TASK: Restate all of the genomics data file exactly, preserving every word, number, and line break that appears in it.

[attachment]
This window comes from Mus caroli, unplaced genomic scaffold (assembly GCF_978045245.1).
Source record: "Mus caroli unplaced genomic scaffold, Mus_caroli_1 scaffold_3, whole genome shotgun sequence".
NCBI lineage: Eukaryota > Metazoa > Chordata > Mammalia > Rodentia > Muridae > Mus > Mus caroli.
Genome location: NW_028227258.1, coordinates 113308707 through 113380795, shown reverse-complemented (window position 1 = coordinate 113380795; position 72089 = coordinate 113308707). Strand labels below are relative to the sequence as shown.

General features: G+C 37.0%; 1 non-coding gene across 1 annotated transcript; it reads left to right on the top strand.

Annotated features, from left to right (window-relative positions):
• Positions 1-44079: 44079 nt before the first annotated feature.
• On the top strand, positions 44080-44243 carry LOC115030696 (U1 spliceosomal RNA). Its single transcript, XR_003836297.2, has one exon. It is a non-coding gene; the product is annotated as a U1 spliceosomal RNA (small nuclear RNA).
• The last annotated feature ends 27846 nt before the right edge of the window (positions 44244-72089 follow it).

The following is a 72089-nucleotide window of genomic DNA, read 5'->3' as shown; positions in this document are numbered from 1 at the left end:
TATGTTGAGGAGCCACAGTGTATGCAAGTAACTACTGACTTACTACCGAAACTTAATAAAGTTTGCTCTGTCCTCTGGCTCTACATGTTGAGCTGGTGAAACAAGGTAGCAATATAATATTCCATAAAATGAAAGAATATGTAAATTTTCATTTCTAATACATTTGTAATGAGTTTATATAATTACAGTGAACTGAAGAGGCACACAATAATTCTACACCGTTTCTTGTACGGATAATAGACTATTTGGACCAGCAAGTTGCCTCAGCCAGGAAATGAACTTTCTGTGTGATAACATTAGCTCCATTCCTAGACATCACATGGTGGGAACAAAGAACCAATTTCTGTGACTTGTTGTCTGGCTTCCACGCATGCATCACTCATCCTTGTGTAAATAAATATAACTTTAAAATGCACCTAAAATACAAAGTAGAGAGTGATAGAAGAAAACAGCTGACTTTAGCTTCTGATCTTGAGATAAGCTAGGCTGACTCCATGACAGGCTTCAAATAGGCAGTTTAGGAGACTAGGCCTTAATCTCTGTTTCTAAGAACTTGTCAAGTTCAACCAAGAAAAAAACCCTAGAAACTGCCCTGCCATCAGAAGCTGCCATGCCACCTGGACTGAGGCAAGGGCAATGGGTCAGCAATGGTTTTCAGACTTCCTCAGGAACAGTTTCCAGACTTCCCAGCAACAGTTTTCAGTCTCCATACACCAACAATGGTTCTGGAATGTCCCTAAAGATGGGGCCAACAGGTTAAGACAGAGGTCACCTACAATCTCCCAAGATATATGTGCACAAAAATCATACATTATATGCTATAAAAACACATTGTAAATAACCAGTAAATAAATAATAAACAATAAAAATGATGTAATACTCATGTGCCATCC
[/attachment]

This window comes from Mus caroli, unplaced genomic scaffold (assembly GCF_978045245.1).
Source record: "Mus caroli unplaced genomic scaffold, Mus_caroli_1 scaffold_3, whole genome shotgun sequence".
NCBI lineage: Eukaryota > Metazoa > Chordata > Mammalia > Rodentia > Muridae > Mus > Mus caroli.
Genome location: NW_028227258.1, coordinates 113308707 through 113380795, shown reverse-complemented (window position 1 = coordinate 113380795; position 72089 = coordinate 113308707). Strand labels below are relative to the sequence as shown.

General features: G+C 37.0%; 1 non-coding gene across 1 annotated transcript; it reads left to right on the top strand.

Annotated features, from left to right (window-relative positions):
• Positions 1-44079: 44079 nt before the first annotated feature.
• On the top strand, positions 44080-44243 carry LOC115030696 (U1 spliceosomal RNA). Its single transcript, XR_003836297.2, has one exon. It is a non-coding gene; the product is annotated as a U1 spliceosomal RNA (small nuclear RNA).
• The last annotated feature ends 27846 nt before the right edge of the window (positions 44244-72089 follow it).

The following is a 72089-nucleotide window of genomic DNA, read 5'->3' as shown; positions in this document are numbered from 1 at the left end:
TATGTTGAGGAGCCACAGTGTATGCAAGTAACTACTGACTTACTACCGAAACTTAATAAAGTTTGCTCTGTCCTCTGGCTCTACATGTTGAGCTGGTGAAACAAGGTAGCAATATAATATTCCATAAAATGAAAGAATATGTAAATTTTCATTTCTAATACATTTGTAATGAGTTTATATAATTACAGTGAACTGAAGAGGCACACAATAATTCTACACCGTTTCTTGTACGGATAATAGACTATTTGGACCAGCAAGTTGCCTCAGCCAGGAAATGAACTTTCTGTGTGATAACATTAGCTCCATTCCTAGACATCACATGGTGGGAACAAAGAACCAATTTCTGTGACTTGTTGTCTGGCTTCCACGCATGCATCACTCATCCTTGTGTAAATAAATATAACTTTAAAATGCACCTAAAATACAAAGTAGAGAGTGATAGAAGAAAACAGCTGACTTTAGCTTCTGATCTTGAGATAAGCTAGGCTGACTCCATGACAGGCTTCAAATAGGCAGTTTAGGAGACTAGGCCTTAATCTCTGTTTCTAAGAACTTGTCAAGTTCAACCAAGAAAAAAACCCTAGAAACTGCCCTGCCATCAGAAGCTGCCATGCCACCTGGACTGAGGCAAGGGCAATGGGTCAGCAATGGTTTTCAGACTTCCTCAGGAACAGTTTCCAGACTTCCCAGCAACAGTTTTCAGTCTCCATACACCAACAATGGTTCTGGAATGTCCCTAAAGATGGGGCCAACAGGTTAAGACAGAGGTCACCTACAATCTCCCAAGATATATGTGCACAAAAATCATACATTATATGCTATAAAAACACATTGTAAATAACCAGTAAATAAATAATAAACAATAAAAATGATGTAATACTCATGTGCCATCC